Perceptions of Political Charisma in Low-Status Speakers

Project Description

Aims and central research question

The overarching goal of this project is to understand how political charisma is perceived in politicians from a politically marginalised background and what role receivers’ own socio-political views play in the creation of a charismatic effect, and to engage in a conversation about impacts of perceived charisma. Specifically, the project has the following objectives: (1) collect judgements of the perceived charisma in political-minority, low-status speakers; (2) obtain measurements on the background of the listener and to investigate the moderating effects of such personal characteristics on individual perceptions of charisma in political-minority, low-status speakers; (3) arrange presentations to parliamentarians, political parties and to participants at the annual conference of the UK Speechwriters’ Guild; (4) improve the understanding of political charisma among the general public and to involve diverse audiences into the discussion of its impact on political participation and public opinion; (5) disseminate the results through appropriate academic outlets.


Charisma refers to an individual’s almost “magical ability” to exert a strong influence on others (Weber 1922/1978). Charismatic leaders attract, retain, motivate large audiences (Rosenberg & Hirschberg 2009). By bringing in the additional dimensions of power, competence, trustworthiness and credibility (Gardner & Avolio 1998), it goes beyond the use of persuasive rhetorical tropes (Atkinson 1984). Eye contact, speech fluency, increased vocal variety, and the use of gesture and facial expressions are frequently named as the core elements of a charismatic delivery (e.g. Holladay & Coombs 1993). Little evidence exists on how speaker gender or other characteristics that indicate that the speaker comes from a political minority / low-status group might be influencing perceptions of charisma. There are reasons to expect that such characteristics of politicians are likely to play a role here. The theory and evidence of “linguistic profiling” unveils how inequality and discriminatory practices prevail in different contexts.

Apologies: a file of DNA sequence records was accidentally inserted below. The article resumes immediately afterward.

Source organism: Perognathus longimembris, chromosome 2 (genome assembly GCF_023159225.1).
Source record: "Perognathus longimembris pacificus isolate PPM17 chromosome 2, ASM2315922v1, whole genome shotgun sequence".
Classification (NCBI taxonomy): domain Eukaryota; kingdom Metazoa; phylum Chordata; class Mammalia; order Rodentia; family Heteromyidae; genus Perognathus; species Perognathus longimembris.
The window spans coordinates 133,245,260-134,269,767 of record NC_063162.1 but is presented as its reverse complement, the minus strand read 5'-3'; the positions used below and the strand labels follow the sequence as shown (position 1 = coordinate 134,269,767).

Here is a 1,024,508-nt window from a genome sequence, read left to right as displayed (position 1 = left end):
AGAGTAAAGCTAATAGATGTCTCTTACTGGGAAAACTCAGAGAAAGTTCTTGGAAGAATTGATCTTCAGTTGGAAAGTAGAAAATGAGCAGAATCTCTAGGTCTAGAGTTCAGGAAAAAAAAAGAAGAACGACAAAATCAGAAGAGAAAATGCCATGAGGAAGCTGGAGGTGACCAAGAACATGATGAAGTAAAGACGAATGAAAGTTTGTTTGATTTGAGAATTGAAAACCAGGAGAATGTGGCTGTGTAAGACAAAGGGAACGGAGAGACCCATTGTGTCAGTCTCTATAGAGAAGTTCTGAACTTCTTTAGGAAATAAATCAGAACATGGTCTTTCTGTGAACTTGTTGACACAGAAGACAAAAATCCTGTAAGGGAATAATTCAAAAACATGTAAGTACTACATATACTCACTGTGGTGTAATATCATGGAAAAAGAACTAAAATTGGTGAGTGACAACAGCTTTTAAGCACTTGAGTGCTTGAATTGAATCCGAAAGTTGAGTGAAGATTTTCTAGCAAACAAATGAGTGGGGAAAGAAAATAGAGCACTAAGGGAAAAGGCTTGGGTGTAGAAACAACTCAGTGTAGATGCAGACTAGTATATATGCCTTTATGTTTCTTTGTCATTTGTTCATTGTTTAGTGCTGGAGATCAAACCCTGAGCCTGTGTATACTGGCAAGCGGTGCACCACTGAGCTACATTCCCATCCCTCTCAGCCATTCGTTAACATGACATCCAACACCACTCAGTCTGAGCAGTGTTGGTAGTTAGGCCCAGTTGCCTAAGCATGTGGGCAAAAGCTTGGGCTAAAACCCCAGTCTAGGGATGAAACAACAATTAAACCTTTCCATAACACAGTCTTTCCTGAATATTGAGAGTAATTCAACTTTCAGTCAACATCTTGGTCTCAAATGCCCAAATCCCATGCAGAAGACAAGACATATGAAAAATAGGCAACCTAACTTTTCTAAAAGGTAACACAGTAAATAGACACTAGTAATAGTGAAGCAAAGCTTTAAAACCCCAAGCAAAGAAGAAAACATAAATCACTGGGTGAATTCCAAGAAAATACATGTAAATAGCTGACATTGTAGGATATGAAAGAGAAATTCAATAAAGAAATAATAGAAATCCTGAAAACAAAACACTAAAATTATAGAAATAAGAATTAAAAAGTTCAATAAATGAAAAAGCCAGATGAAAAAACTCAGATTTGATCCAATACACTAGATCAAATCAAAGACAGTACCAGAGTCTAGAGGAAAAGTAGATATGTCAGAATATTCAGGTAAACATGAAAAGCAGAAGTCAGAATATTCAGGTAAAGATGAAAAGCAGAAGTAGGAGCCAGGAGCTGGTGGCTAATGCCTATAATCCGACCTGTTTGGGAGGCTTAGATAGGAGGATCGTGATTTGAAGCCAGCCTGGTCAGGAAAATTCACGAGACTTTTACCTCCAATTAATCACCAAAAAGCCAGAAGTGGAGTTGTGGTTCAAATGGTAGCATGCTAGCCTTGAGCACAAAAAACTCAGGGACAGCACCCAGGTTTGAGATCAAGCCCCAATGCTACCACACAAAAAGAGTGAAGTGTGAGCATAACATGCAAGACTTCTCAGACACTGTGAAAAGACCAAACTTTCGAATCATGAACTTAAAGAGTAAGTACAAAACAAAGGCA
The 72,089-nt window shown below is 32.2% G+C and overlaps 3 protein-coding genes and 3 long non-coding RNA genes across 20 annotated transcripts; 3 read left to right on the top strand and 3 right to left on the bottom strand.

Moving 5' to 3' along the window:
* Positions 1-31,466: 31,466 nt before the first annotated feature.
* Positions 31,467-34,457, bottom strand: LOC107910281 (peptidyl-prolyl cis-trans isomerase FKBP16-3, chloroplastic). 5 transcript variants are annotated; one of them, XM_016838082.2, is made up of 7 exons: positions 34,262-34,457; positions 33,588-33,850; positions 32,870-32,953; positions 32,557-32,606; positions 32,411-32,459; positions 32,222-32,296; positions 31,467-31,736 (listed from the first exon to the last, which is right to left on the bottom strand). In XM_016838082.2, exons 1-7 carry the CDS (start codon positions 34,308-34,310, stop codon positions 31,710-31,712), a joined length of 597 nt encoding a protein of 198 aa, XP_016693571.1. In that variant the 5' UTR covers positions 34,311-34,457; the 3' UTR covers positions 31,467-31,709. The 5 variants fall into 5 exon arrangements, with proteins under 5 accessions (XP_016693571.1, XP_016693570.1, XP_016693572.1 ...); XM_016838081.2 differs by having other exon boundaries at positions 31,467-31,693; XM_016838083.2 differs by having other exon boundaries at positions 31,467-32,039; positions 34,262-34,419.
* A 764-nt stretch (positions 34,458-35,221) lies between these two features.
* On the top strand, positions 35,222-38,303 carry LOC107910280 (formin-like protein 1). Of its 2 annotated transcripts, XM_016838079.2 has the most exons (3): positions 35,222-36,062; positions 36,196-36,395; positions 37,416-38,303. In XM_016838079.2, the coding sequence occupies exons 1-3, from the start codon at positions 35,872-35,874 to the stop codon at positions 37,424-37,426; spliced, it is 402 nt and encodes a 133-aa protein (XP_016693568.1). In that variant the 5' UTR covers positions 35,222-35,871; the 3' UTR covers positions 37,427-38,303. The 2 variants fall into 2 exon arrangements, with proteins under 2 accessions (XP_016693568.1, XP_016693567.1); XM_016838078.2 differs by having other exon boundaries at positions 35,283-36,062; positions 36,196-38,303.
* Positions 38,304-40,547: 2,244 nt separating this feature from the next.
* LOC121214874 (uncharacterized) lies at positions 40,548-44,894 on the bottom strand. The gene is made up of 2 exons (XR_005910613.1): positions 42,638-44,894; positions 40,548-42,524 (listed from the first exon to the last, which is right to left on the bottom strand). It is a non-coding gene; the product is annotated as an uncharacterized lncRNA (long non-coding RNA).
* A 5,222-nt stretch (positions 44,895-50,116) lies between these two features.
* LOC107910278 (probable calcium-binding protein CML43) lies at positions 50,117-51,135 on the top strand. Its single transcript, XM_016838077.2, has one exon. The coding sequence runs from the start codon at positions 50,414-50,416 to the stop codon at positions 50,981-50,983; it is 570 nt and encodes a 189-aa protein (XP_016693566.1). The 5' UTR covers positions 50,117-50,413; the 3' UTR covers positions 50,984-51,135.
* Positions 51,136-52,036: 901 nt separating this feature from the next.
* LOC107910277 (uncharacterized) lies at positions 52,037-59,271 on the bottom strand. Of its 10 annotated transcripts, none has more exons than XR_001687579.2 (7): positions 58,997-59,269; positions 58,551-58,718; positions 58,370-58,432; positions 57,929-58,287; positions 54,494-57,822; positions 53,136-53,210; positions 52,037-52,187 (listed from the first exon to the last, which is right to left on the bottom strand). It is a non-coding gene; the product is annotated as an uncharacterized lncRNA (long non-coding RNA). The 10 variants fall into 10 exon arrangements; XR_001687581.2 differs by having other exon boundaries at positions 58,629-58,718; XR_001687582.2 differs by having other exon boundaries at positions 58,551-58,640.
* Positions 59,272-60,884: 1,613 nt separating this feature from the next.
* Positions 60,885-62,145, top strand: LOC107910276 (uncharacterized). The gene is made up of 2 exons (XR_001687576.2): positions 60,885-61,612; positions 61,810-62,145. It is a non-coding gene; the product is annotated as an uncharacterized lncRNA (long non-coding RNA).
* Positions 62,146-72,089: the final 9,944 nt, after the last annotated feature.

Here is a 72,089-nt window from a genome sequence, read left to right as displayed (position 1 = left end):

A series of online experiments will be conducted using the online software Gorilla which provides an experimental platform for collecting not only responses but also reaction times of the participants. The project will utilise innovative methods to investigate how perceptions of political charisma are moderated by the gender (male vs. female), the accent (standard vs. vernacular vs. non-native) and the skin colour (white vs. non-white) of the speaker situated in the context of a political debate. Apart from the explicit charisma judgments, implicit association tests (Cambell-Kibler 2012, Pantos & Perkins 2013) will collect the data on potential implicit biases against political minorities. Experimental stimuli for the project will be recorded with professional actors, males and females, using the matched-guise technique (Agheyisi & Fishman, 1970), i.e. an approach in which the same person with the native command of different varieties produces the materials for an investigation.


English Linguistics, Computational Linguistics, Sociology, Computer Science, Politics, Political Psychology

Starting date

November 2021

Project Partner

Prof. Dr. Nicholas Allen

Find out more about Prof. Dr. Nicholas Allen.

Dr. Aleksandra Cichocka

Find out more about Dr. Aleksandra Chichoka.